- Falx cerebelli, which projects from the midline of the occipital bone. It separates the hemispheres of the cerebellum and houses the occipital sinus.
- Diaphragma sellae, which is a flat membrane that surrounds the pituitary stalk and forms a roof over the hypophyseal fossa. It contains the anterior and posterior intercavernous sinuses.
The meningeal dura mater overlies the trigeminal ganglion, enclosing it in a compartment known as the trigeminal cave (Meckel’s cave).
Struggling to understand the dural septa? Learn the parts of the brain with our diagrams and quizzes!
The cranial arachnoid mater is a spiderweb-like meningeal layer, interposed between the dura and pia. The potential space between the arachnoid and dura is called the subdural space and according to some authors, it contains a very thin layer of fluid. The space between the arachnoid and pia is called the subarachnoid space and it is filled with the cerebrospinal fluid (CSF). Additionally, all cerebral arteries and veins are located in this space.
The outer surface of the arachnoid attaches to the dura mater forming a barrier that prevents the leakage of CSF into the subdural space. At the sites where dura forms the venous sinuses, the arachnoid shows mushroom-like protrusions called the arachnoid granulations. The inner surface of arachnoid shows thin fibrous projections called the arachnoid trabeculae that traverse the subarachnoid space and attach to the outer surface of the pia mater. Due to their embryological and cellular similarities the pia mater and arachnoid together are referred to as the leptomeninges.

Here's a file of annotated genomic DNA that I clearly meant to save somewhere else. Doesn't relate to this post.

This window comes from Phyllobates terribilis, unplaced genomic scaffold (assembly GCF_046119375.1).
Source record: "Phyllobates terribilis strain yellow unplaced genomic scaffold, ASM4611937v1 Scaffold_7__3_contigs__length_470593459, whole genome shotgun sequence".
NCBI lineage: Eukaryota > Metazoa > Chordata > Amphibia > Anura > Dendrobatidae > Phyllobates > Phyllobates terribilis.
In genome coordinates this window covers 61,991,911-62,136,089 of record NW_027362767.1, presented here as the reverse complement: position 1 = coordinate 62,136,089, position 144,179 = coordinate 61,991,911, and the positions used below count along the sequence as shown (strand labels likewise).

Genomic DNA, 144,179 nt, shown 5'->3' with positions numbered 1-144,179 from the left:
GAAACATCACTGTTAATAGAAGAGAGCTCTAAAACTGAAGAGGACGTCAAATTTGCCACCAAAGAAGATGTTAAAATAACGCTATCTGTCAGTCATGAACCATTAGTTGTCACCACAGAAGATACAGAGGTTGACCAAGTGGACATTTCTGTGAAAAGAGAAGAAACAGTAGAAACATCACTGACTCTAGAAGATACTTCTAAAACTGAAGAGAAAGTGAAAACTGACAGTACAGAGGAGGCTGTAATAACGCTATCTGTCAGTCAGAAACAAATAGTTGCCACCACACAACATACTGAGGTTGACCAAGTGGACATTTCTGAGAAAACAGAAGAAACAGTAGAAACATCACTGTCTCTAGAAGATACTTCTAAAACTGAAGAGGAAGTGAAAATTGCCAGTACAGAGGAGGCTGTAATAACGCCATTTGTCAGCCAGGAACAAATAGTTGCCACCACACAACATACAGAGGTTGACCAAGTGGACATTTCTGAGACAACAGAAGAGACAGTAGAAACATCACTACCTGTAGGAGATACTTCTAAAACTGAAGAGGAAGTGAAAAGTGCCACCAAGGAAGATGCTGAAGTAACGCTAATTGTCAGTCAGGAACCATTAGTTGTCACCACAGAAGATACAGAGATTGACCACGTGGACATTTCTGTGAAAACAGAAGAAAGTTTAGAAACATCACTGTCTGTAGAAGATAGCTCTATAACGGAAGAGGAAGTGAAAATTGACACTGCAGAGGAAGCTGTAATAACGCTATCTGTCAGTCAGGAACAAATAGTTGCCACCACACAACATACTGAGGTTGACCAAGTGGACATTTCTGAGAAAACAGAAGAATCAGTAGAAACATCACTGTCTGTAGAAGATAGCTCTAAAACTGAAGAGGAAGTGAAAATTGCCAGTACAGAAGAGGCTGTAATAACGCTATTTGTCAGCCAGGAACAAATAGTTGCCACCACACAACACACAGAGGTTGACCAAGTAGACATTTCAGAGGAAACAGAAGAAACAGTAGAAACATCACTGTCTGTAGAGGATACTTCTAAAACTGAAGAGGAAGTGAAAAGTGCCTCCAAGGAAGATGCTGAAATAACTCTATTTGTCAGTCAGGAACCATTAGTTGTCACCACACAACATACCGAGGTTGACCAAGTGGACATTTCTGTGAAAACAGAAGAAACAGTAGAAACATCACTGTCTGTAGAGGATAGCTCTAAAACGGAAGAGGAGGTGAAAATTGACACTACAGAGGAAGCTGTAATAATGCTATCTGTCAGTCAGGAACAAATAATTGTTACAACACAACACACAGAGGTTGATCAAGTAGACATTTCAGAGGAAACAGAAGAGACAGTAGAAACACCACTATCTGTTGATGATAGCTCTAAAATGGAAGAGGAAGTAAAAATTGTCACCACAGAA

The arachnoid granulations (Pacchionian bodies) are protrusions of the arachnoid mater that pierce the meningeal dura and protrude into the lumina of the dural venous sinuses. The core of each arachnoid granulation is continuous with the subarachnoid space, therefore, containing the cerebrospinal fluid.
The CSF diffuses through the lining of the arachnoid granulations into the dural venous sinuses. Therefore, the function of the arachnoid granulations is to enable the continuous drainage of the cerebrospinal fluid from the subarachnoid into the vascular system. It is important that the CSF drainage is held in balance with the production of new CSF from the choroid plexus, warranting a constant amount of the CSF in the brain (normally around 150 milliliters). Since the skull is a rigid case, any increase in the amount of CSF in the brain increases the intracranial pressure and can cause various neurological disorders (e.g. hydrocephalus)
The arachnoid mater does not follow precisely the contours of the brain. Moreover, in certain sites, it completely separates from the pia mater, thus forming the expansions of the subarachnoid space, called the subarachnoid cisterns. There are 10 major subarachnoid cisterns of the brain that are continuous with each other through the general subarachnoid space. These include the:
- Cisterna magna (cerebellomedullary cistern)
- Pontine cistern
- Chiasmatic cistern
- Quadrigeminal cistern
- Interpeduncular cistern
- Ambient cistern